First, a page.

• NYFA Grad Kalpana Malviya’s “Made in America” to Air on Zee TV


    Kalpana Malviya is a New York Film Academy graduate who’s been blazing a trail in new television programing. Her new show, “Made in America,” is the first English language reality TV program designed for South East Asians to be shot in Hollywood. But she’s not content in just creating new programing, she’s also determined to bring the next generation of content makers with her.


    “Somebody helped me. I’m not too big to help anybody,” Malviya told me under a shady tree just outside of the studio where “Made in America” was shooting a dramatic prison scene. Malviya’s passion is earnest and forthright, “(students) have fresh ideas. We can learn from them and also guide them along the way.”

    Malviya credits the New York Film Academy with giving her a leg up in the industry, “I’m from India. Hollywood films really pop in India. I took what I learned at NYFA and landed a job with Zee TV.” While at Zee TV, she noticed the abundance of talent and resources and wondered why no one, anywhere outside of South East Asia, was making content for the region. She sought to change that, “I pitched them the idea. They loved it and now, here we are.”


    New York Film Academy would like to thank Kalpana Malviya for taking the time to speak with us. Malviya has created two more shows for Zee TV that will begin filming shortly.

    “Made in America” will release August 2017, and has been reviewed by India.com. Read more here.

  • China’s Booming Film Industry Makes History At Box Office


    Chinese Box Office

    The second largest film market in the world made history as it overtook the largest in February. For the first time ever, the Chinese box office out-earned the United States.

    The Lunar New Year celebrations certainly gave the market a boost, which is peak-season for movie-goers in the country. Due to cultural celebrations, more emphasis was placed on domestic films than foreign.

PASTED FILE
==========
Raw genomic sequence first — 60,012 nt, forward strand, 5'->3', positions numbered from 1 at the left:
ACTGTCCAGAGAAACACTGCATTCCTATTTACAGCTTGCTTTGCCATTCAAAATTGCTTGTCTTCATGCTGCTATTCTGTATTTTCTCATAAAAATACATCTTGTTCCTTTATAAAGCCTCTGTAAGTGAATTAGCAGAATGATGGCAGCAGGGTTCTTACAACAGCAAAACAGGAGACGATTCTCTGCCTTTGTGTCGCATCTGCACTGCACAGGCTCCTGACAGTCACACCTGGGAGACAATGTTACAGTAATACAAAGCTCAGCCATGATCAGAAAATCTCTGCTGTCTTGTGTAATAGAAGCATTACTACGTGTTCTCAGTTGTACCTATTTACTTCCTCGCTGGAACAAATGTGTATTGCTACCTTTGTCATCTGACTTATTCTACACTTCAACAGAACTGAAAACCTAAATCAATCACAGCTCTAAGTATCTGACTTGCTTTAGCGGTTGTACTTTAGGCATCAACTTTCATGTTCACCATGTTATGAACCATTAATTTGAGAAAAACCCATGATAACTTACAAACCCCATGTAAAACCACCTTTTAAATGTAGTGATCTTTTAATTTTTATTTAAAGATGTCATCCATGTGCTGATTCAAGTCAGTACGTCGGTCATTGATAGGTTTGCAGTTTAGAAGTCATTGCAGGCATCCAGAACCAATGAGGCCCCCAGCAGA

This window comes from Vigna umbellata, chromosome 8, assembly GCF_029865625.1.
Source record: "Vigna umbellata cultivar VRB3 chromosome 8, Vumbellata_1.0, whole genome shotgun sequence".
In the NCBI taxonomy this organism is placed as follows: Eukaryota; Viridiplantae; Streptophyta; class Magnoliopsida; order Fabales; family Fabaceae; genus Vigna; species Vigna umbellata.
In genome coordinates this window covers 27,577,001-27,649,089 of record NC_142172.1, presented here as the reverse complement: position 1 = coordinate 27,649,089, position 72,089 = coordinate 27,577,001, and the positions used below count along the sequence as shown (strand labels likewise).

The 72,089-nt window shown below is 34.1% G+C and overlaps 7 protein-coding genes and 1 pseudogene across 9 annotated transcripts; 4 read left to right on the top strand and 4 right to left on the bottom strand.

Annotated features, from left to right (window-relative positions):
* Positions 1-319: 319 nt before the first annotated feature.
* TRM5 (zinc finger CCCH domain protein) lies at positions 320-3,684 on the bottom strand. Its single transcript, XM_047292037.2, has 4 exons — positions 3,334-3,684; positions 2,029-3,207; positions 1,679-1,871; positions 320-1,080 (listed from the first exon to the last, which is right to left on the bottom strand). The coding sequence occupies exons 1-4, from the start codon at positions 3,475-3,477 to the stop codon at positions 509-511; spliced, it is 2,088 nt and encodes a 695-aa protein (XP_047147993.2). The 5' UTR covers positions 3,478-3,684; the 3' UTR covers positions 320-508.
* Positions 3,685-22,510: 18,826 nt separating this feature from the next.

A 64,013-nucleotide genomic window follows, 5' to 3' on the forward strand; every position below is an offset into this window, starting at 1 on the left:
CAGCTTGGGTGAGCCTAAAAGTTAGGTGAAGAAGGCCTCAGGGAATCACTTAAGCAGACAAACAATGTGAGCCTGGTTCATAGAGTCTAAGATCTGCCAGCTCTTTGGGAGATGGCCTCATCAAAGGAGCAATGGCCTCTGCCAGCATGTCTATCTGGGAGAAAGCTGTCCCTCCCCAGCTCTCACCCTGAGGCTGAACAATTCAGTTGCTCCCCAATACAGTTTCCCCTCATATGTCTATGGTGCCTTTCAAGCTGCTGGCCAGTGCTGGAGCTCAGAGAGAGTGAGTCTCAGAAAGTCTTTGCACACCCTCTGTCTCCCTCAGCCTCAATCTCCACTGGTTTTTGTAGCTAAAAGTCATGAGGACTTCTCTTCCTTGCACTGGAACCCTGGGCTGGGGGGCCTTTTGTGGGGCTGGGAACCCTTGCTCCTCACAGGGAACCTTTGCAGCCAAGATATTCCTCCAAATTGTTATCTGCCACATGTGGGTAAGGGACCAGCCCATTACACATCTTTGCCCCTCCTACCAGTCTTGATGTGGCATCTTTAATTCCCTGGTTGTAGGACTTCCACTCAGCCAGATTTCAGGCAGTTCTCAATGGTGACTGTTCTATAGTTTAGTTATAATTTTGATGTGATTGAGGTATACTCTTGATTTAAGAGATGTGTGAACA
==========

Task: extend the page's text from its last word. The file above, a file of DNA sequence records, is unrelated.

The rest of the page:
Leading the way was The Man from Macau II, which stars Chow Yun-Fat and brought in $104 million. The runner up was Jackie Chan’s Dragon Blade, bringing in $95 million.

    As a comparison, the biggest showing for a Hollywood film was The Hobbit: The Battle of the Five Armies, which brought in $36 million.

    In total, the Chinese box office brought in a whopping $650 million. $270 million of that came during the New Year week alone.  That beats their previous record of $580 million which was set last July.

    The North American market, for which February does not typically represent a strong month, brought in a total of $710 million. But once you get rid of Canada’s numbers, that total drops to $640, falling short of China‘s earnings.

    The festive season didn’t just give China a boost, however. The markets in Hong Kong and Korea also saw an upswing.

    While the #1 position at the box office may only be temporary (for now), it is a sure sign that the movie industry in China is rapidly growing; perhaps faster than anyone had anticipated. With the amount of creative energy the country has to offer, this can only be a good thing for the movie industry as a whole.